Greg Lang, President-Elect of the Friends of the Lower Suwannee & Cedar Keys National Wildlife Refuges has been fishing, hunting, and taking great photos for us again. Here is his story of a recent, great day on the Lower Suwannee Refuge!
If you could imagine about a million acres of protected seagrass flats fed by countless streams and hundreds of springs and one of America's largest and most beautiful rivers with miles and miles of protected and undeveloped shoreline and all of it with some of the finest backcountry and flats fishing to be found anywhere, then throw in many thousands of acres of state and federal refuge and wildlife management areas with great deer, hog and turkey hunting opportunities….. you would imagine Florida’s Big Bend region from St. Marks NWR , south to Chassahowitzka NWR, anchored by the great Suwanee River and the Cedar Keys and Lower Suwanee NWR’s. There simply isn't any place like it.
Now imagine a beautiful blue skies November day where you can backcountry fish and hunt all in the same day and all within minutes of one another. That's what happened a couple weeks ago thanks to an invitation to go fishing with Friends President, Bob Hudson. Myself and Friends member Dr. Douglas aka Hoginator and loaded our gear on Bob's airboat as the tide was still falling under perfect early morning weather conditions. As Bob's house and the Cedar Keys disappeared from sight the wilderness shoreline of the Lower Suwanee Refuge opened up. The Big Bend at low tide in the backcountry is sensory overload. There's just too much of interest to look at. The oyster bars, mud flats, creeks, islands, birds, sky is overwhelming. I snapped a few photos on our way to our fishing grounds, however none of them seem to do justice to the experience.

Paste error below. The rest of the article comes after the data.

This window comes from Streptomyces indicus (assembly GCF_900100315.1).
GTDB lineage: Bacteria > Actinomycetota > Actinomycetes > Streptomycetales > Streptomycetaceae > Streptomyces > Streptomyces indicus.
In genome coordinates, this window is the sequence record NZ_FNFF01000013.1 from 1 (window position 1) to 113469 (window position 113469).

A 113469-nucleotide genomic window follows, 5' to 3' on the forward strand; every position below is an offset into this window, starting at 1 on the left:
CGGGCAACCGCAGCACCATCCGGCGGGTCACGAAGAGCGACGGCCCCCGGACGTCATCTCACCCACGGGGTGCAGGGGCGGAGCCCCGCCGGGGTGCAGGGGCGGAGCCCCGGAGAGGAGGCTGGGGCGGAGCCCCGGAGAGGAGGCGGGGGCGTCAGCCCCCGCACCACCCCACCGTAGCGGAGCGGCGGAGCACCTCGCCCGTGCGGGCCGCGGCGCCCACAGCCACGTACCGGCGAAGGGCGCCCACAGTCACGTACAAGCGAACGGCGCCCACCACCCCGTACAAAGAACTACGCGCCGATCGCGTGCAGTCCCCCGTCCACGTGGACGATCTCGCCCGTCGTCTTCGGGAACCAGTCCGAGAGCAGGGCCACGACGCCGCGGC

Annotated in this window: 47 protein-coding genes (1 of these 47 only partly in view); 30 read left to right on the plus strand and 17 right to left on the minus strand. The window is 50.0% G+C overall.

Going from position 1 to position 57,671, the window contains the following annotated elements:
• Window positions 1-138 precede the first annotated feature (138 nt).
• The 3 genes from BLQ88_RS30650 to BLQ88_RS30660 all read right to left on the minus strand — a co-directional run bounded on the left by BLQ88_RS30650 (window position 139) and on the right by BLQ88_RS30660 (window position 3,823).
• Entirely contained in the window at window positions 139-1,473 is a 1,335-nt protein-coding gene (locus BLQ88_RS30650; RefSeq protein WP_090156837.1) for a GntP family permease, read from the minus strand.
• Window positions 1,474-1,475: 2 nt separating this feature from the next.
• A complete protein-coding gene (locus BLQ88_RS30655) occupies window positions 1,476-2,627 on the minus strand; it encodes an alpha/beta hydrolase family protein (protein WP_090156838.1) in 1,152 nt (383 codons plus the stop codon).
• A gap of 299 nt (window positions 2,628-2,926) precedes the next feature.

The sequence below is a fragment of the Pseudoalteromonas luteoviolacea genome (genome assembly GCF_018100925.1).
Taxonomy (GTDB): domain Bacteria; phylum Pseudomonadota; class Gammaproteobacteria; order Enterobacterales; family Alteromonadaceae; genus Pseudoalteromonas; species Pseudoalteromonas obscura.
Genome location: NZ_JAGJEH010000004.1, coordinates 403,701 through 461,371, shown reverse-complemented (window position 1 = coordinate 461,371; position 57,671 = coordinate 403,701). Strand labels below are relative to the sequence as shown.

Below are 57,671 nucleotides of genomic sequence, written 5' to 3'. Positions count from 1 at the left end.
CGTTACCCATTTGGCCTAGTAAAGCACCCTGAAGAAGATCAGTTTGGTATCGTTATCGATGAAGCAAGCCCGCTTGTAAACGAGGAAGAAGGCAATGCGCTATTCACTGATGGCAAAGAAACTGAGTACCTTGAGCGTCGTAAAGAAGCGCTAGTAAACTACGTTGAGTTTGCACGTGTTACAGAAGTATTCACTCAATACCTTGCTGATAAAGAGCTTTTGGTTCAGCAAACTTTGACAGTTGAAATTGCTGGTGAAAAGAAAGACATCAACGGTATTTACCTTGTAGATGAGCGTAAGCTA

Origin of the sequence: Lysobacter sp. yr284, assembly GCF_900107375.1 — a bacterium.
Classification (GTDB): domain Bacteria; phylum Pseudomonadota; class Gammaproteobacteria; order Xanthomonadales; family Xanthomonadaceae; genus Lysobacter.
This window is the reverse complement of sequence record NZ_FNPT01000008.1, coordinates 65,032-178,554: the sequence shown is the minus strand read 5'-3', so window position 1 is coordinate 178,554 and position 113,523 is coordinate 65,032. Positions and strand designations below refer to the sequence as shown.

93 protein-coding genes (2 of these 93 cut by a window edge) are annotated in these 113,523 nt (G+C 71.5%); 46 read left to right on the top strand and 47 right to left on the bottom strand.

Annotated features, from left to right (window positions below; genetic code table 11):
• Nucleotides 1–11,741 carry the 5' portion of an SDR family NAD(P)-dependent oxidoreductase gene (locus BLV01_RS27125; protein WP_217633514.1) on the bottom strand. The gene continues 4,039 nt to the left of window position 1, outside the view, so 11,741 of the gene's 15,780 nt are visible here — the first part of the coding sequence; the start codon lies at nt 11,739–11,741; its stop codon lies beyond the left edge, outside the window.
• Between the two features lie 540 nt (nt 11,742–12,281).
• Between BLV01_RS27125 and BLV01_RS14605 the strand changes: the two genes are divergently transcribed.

When Bob brought the airboat to rest perfectly on a sandbar in a creek no wider than 20 feet across we baited our hooks with cut mullet or mud minnows and cast to the rock formations that are found in many of the creeks. Within a very short time we had each caught our limit of legal sized redfish with a couple of them pushing towards the upper size limit. Throughout the morning and into the early afternoon Bob expertly piloted the airboat into creeks where we continued to catch many redfish. In those few hours we caught and released over 50 fish, bringing home the legal limit of two each.
By midafternoon we had our fish cleaned boat washed and the Hoginator and I were on our way to spend the last few hours before sunset hunting. After a quick switch from fishing to hunting gear we set off into one of our favorite swamp and hammock areas. We each went separate ways and set up approximately a quarter mile from each other. I chose a palm tree to climb and after checking my climbing harness and gear I was comfortably sitting 30 feet or so looking down into a fairly thick swamp with a view of the edge of a hammock.
Less than an hour after I was set up I heard that familiar rustling of palmettos that a hog will make when he's looking for acorns or tubers. In a minute or two a large black boar hog came into view about 40 yards away. With the density of trees and brush I was only afforded temporary and narrow shot windows. As soon as the hog entered one of those windows and turned broadside I squeezed the trigger of my rifle. The shot was well placed and the hog fell over in place. When I fired, out of the corner of my eye I noticed a buck running away from the sound about 50 yards further than the hog. Perhaps the buck had come in to the sound of my grunt call but hung up about 70 or 80 yards away as the younger bucks will often do? I don't know how long he'd been there but he stopped his run at just the right moment and just the right place to give me a narrow window of opportunity. I put the crosshairs on his vitals and squeezed the trigger. That shot found its place and the buck fell over in his tracks. The bullet gone through his heart, an instant kill.